In furtherance to my recent post on patent trolls or the Non Practicing Entities (NPEs), I would like to discuss here in this post about how software technology is becoming a treasure trove for patent trolls. Cloud based business products are one of the major business fields today. Software-oriented platforms such as C (SaaS) providers are primary targets for the patent trolls.
General observation indicates that in the area of software patents the patents are much broader. In several instance, patents that ideally did not deserve to be granted have been granted. Software patents generally protect the method rather than the code of the technology itself. Thus, encapsulating those ideas in a sufficiently specific definition proves tricky for some patent officers and sometimes a broadly claimed method may pass through the filters of patent grant and eventually get granted. Difficulty in defining software technology patents leads to overlapping claims and an area of complexity that works in favour of the patent trolls. If such patents with overlapping claims get granted, the question of who owns the intellectual property for these overlapping claims becomes imperative. The complexity of software methods could be one of the reasons for overlapping claims. For example, in cloud based software products, there are a lot of layers to the cloud, and thus a lot of large existing patent holders in the cloud. Further, the way cloud providers carry out business also complicates matters. Layers of partnership in service provisioning can make providers liable to claims of infringement even if they are not directly involved.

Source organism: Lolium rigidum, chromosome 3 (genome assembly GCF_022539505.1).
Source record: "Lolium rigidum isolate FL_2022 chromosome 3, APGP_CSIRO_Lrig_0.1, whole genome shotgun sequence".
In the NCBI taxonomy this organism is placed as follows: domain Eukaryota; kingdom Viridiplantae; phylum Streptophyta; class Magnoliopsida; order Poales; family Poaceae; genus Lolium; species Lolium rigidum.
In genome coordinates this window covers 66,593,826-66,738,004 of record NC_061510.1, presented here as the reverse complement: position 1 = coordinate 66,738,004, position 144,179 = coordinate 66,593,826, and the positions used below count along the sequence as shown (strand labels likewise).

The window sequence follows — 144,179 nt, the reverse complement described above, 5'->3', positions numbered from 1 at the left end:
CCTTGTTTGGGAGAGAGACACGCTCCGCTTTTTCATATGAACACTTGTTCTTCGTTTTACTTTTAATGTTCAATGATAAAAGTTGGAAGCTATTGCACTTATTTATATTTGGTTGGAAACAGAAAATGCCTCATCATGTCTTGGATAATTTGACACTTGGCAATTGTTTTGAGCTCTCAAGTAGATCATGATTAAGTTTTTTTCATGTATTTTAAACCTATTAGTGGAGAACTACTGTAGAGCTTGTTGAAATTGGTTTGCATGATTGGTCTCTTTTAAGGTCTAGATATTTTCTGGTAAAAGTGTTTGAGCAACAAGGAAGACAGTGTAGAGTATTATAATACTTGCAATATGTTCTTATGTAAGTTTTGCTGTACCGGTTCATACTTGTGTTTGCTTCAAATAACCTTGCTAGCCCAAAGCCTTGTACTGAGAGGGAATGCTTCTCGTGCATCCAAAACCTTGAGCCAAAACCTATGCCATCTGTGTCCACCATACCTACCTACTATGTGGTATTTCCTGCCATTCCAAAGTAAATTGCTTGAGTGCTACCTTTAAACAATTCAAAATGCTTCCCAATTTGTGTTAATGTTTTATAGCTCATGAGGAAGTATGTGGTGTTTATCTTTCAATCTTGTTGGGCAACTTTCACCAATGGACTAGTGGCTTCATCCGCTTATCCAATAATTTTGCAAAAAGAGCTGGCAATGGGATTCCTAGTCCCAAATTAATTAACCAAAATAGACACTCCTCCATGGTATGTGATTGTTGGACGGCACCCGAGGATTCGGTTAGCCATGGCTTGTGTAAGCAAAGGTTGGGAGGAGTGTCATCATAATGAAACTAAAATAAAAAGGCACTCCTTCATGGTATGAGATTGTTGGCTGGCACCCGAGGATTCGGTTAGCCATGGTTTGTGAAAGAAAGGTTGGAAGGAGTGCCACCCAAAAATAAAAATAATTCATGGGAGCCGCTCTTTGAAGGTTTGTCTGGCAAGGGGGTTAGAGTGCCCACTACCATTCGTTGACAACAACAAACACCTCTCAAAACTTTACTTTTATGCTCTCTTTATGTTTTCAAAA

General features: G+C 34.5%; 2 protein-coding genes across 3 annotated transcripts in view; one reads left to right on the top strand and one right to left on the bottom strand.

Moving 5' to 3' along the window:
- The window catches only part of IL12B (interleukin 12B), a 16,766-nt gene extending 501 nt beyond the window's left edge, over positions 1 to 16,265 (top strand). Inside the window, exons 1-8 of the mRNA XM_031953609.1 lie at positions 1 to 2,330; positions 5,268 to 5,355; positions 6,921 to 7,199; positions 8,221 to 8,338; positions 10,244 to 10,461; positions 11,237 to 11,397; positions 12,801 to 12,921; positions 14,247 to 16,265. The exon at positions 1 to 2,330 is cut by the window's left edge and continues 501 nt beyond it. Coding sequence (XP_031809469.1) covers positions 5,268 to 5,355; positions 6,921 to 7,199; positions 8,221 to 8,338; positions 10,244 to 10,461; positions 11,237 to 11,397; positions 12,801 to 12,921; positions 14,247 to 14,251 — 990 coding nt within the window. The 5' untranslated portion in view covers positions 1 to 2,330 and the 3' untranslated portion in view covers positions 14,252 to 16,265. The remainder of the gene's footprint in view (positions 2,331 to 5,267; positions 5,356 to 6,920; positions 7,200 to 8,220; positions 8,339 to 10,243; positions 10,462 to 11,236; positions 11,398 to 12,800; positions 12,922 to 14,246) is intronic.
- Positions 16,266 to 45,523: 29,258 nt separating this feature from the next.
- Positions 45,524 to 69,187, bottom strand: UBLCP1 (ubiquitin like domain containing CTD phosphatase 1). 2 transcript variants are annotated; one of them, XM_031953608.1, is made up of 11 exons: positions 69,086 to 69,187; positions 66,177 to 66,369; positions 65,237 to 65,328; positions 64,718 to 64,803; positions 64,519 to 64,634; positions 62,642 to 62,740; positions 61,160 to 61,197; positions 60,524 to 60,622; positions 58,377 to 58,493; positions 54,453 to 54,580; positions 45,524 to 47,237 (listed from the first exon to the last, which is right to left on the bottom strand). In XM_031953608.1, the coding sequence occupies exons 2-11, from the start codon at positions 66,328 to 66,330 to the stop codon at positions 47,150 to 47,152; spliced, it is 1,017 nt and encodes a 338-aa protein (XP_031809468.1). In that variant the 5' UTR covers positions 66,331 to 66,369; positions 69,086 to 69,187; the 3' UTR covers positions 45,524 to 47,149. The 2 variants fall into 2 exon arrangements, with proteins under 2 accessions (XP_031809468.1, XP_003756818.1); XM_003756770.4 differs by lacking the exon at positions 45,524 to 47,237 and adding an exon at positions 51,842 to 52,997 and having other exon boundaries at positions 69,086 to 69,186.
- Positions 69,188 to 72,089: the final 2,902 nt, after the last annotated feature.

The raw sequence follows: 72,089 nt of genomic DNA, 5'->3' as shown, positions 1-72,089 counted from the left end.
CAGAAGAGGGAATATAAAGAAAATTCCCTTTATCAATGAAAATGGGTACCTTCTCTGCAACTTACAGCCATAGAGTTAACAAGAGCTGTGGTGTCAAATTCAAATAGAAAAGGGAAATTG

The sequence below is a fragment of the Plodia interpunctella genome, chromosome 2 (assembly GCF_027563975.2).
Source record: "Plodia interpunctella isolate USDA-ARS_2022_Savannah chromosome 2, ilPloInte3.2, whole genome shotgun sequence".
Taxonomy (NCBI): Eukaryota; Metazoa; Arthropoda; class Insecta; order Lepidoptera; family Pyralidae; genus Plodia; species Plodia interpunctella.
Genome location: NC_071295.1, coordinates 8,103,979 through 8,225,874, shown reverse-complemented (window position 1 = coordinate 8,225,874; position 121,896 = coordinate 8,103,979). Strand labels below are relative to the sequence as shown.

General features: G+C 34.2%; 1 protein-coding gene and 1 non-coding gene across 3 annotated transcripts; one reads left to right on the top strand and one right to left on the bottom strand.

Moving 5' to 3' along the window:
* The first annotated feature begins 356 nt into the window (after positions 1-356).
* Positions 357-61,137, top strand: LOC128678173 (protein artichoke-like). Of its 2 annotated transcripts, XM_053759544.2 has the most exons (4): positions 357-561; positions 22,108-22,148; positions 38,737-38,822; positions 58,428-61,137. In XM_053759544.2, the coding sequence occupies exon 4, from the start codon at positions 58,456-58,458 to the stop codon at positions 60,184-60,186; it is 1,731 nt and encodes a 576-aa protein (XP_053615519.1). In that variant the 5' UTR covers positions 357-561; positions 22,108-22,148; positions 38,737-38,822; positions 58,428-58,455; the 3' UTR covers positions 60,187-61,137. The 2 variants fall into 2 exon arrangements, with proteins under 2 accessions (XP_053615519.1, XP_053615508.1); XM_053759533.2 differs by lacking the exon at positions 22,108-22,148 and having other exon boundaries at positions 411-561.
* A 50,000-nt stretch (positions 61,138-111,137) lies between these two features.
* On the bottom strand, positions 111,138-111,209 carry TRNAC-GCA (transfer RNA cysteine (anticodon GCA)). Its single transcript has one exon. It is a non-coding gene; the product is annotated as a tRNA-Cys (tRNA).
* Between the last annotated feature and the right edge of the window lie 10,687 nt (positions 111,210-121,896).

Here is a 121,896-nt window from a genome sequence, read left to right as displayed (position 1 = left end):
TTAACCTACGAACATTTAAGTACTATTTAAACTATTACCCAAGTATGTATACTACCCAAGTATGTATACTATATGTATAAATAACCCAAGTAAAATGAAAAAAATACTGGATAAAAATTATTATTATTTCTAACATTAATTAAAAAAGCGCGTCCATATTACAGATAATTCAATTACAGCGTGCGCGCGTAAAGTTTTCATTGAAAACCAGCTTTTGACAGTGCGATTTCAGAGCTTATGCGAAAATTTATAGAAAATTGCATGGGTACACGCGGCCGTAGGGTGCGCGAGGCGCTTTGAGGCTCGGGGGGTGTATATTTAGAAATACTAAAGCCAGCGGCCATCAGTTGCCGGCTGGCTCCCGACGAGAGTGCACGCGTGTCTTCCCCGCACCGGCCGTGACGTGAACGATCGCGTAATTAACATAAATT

Claims for some patents are written in such a way that the cloud provider and the end user together infringe it, and it is here in such an instance that the questions and debates on divided infringement or induced infringement tend to crop up. Divided infringement or joint infringement can occur when a claim involves multiple steps with at least two entities or actors involved. Joint infringement is another tool used by the patent trolls to pull both software service providers and end users into patent lawsuits. One way to reduce the broad claims in patents relating to software technology is to follow the approach of only allowing software patents with narrow claims and whose scope can be clearly defined.
In the light of the decision of the US Supreme Court in Limelight Networks, Inc. v. Akamai Techs., Inc., 134 S. Ct. 2111 (2014) , patent trolls might find it difficult to claim joint infringement. The US Supreme Court in 2014 held that there could be no liability for induced infringement of a patented method when there is no direct infringer in a case where the steps of the method are carried out by separate actors.
The topic of divided infringement or joint infringement or induced infringement is another interesting topic and will be taken up in one of the successive posts.
Authored by Sanjeevani Patil.
Contributed by Electronics, Software and Telecommunications team of BananaIP, India